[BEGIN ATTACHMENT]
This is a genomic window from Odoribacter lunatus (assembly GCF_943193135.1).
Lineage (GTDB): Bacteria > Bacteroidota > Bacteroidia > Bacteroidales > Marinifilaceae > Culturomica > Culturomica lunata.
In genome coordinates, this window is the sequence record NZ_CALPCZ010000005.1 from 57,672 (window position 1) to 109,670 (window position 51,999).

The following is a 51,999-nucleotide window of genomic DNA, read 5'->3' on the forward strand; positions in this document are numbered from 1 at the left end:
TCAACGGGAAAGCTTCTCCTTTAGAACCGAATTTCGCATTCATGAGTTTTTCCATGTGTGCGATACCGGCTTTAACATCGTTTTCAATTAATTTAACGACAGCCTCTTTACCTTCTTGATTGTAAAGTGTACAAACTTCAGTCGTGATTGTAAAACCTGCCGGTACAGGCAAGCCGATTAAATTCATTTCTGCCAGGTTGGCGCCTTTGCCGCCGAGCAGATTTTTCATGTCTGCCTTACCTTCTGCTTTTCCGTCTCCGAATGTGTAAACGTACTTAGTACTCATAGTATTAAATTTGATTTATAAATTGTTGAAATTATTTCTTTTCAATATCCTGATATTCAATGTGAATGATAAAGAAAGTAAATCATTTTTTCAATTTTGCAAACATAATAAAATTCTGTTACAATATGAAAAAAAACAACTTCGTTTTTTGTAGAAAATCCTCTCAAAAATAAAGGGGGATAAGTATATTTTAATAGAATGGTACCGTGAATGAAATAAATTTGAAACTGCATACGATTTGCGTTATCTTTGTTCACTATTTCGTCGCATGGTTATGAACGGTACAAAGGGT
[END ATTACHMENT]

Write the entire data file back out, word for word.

This is a genomic window from Odoribacter lunatus (assembly GCF_943193135.1).
Lineage (GTDB): Bacteria > Bacteroidota > Bacteroidia > Bacteroidales > Marinifilaceae > Culturomica > Culturomica lunata.
In genome coordinates, this window is the sequence record NZ_CALPCZ010000005.1 from 57,672 (window position 1) to 109,670 (window position 51,999).

The following is a 51,999-nucleotide window of genomic DNA, read 5'->3' on the forward strand; positions in this document are numbered from 1 at the left end:
TCAACGGGAAAGCTTCTCCTTTAGAACCGAATTTCGCATTCATGAGTTTTTCCATGTGTGCGATACCGGCTTTAACATCGTTTTCAATTAATTTAACGACAGCCTCTTTACCTTCTTGATTGTAAAGTGTACAAACTTCAGTCGTGATTGTAAAACCTGCCGGTACAGGCAAGCCGATTAAATTCATTTCTGCCAGGTTGGCGCCTTTGCCGCCGAGCAGATTTTTCATGTCTGCCTTACCTTCTGCTTTTCCGTCTCCGAATGTGTAAACGTACTTAGTACTCATAGTATTAAATTTGATTTATAAATTGTTGAAATTATTTCTTTTCAATATCCTGATATTCAATGTGAATGATAAAGAAAGTAAATCATTTTTTCAATTTTGCAAACATAATAAAATTCTGTTACAATATGAAAAAAAACAACTTCGTTTTTTGTAGAAAATCCTCTCAAAAATAAAGGGGGATAAGTATATTTTAATAGAATGGTACCGTGAATGAAATAAATTTGAAACTGCATACGATTTGCGTTATCTTTGTTCACTATTTCGTCGCATGGTTATGAACGGTACAAAGGGT